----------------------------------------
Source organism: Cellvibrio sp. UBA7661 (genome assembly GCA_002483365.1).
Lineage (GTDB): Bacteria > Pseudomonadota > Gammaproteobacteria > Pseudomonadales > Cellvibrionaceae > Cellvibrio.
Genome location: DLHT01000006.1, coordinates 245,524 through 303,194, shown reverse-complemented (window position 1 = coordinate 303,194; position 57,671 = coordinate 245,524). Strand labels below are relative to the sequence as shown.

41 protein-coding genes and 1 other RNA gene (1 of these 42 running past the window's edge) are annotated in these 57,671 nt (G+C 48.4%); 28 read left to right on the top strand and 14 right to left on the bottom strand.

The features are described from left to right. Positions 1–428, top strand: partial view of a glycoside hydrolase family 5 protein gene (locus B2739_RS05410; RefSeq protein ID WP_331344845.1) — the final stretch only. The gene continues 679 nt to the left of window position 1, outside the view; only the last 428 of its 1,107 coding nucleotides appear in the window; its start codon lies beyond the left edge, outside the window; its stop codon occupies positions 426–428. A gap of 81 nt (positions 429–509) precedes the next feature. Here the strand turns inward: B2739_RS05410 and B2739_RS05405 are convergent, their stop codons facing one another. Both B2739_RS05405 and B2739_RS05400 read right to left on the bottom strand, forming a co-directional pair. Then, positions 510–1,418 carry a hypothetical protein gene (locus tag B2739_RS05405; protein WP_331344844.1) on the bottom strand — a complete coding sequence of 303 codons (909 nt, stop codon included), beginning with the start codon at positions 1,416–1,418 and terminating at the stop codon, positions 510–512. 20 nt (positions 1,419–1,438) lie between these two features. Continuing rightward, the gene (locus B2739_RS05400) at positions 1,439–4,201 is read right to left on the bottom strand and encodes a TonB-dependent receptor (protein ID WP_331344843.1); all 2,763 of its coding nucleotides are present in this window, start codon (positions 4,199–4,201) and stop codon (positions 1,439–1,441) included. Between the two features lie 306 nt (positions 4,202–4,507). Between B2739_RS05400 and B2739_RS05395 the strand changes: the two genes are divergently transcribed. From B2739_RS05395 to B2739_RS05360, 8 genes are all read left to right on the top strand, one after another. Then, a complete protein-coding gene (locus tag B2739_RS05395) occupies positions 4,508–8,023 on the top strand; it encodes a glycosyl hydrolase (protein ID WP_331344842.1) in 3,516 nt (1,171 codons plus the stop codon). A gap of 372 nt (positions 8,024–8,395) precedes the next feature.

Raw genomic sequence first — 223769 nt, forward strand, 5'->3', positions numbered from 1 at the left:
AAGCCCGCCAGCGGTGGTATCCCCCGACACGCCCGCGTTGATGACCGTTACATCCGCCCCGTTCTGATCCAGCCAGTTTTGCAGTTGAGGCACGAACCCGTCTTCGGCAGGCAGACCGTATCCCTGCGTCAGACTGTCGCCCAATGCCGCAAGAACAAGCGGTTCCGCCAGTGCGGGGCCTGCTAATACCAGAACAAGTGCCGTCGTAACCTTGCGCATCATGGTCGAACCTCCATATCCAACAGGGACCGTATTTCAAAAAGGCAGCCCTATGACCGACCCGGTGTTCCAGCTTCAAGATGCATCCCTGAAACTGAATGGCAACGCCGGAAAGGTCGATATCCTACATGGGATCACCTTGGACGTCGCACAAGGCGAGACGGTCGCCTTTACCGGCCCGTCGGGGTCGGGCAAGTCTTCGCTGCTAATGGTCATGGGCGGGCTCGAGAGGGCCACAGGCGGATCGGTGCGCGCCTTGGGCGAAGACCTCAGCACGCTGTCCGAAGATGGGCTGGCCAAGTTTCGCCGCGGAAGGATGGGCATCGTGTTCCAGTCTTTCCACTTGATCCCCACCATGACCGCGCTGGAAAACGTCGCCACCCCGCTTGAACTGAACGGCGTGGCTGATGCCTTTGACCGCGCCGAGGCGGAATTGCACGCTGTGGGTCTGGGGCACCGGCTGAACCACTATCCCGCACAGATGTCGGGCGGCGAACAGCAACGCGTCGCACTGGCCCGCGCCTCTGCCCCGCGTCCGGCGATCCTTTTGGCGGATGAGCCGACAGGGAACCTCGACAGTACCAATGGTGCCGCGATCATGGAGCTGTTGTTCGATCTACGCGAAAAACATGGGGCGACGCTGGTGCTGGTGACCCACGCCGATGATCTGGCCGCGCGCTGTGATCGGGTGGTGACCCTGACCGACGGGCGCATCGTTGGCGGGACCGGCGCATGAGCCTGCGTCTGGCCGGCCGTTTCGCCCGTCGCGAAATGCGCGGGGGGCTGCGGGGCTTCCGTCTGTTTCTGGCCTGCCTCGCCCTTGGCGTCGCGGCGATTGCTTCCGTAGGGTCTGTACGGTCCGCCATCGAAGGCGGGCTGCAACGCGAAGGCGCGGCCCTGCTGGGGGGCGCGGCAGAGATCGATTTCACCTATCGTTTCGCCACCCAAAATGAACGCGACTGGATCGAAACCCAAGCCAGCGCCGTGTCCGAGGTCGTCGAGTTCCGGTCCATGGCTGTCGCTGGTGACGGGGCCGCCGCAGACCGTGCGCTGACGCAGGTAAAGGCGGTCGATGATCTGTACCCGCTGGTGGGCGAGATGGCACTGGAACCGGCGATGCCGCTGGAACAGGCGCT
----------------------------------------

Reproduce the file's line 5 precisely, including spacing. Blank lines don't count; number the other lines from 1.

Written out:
The features are described from left to right. Positions 1–428, top strand: partial view of a glycoside hydrolase family 5 protein gene (locus B2739_RS05410; RefSeq protein ID WP_331344845.1) — the final stretch only. The gene continues 679 nt to the left of window position 1, outside the view; only the last 428 of its 1,107 coding nucleotides appear in the window; its start codon lies beyond the left edge, outside the window; its stop codon occupies positions 426–428. A gap of 81 nt (positions 429–509) precedes the next feature. Here the strand turns inward: B2739_RS05410 and B2739_RS05405 are convergent, their stop codons facing one another. Both B2739_RS05405 and B2739_RS05400 read right to left on the bottom strand, forming a co-directional pair. Then, positions 510–1,418 carry a hypothetical protein gene (locus tag B2739_RS05405; protein WP_331344844.1) on the bottom strand — a complete coding sequence of 303 codons (909 nt, stop codon included), beginning with the start codon at positions 1,416–1,418 and terminating at the stop codon, positions 510–512. 20 nt (positions 1,419–1,438) lie between these two features. Continuing rightward, the gene (locus B2739_RS05400) at positions 1,439–4,201 is read right to left on the bottom strand and encodes a TonB-dependent receptor (protein ID WP_331344843.1); all 2,763 of its coding nucleotides are present in this window, start codon (positions 4,199–4,201) and stop codon (positions 1,439–1,441) included. Between the two features lie 306 nt (positions 4,202–4,507). Between B2739_RS05400 and B2739_RS05395 the strand changes: the two genes are divergently transcribed. From B2739_RS05395 to B2739_RS05360, 8 genes are all read left to right on the top strand, one after another. Then, a complete protein-coding gene (locus tag B2739_RS05395) occupies positions 4,508–8,023 on the top strand; it encodes a glycosyl hydrolase (protein ID WP_331344842.1) in 3,516 nt (1,171 codons plus the stop codon). A gap of 372 nt (positions 8,024–8,395) precedes the next feature.